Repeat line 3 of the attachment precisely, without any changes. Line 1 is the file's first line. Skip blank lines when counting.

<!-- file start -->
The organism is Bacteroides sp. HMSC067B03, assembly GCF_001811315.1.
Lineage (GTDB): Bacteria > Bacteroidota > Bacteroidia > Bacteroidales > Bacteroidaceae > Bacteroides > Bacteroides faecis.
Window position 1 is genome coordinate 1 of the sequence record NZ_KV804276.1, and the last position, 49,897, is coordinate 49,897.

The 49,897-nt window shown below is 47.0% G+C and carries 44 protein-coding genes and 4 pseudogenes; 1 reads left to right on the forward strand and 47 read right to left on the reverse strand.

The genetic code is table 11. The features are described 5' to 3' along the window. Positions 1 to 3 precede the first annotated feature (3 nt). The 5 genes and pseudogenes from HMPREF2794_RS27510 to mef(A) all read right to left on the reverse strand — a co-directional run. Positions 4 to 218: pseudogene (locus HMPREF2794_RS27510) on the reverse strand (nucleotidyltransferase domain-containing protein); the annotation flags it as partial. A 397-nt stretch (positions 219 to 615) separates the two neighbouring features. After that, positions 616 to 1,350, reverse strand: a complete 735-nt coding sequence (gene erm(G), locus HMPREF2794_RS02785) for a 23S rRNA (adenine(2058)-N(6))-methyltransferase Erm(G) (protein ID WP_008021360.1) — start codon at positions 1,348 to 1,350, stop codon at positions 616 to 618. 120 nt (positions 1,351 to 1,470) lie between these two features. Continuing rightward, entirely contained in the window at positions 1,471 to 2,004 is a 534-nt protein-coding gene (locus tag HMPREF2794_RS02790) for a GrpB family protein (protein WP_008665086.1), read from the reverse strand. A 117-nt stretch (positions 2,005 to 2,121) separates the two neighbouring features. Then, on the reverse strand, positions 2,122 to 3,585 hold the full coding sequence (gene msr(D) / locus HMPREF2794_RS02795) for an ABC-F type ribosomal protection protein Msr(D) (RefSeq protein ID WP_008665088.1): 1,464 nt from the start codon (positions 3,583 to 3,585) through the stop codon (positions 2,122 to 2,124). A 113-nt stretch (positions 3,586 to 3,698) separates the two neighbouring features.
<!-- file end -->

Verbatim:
Window position 1 is genome coordinate 1 of the sequence record NZ_KV804276.1, and the last position, 49,897, is coordinate 49,897.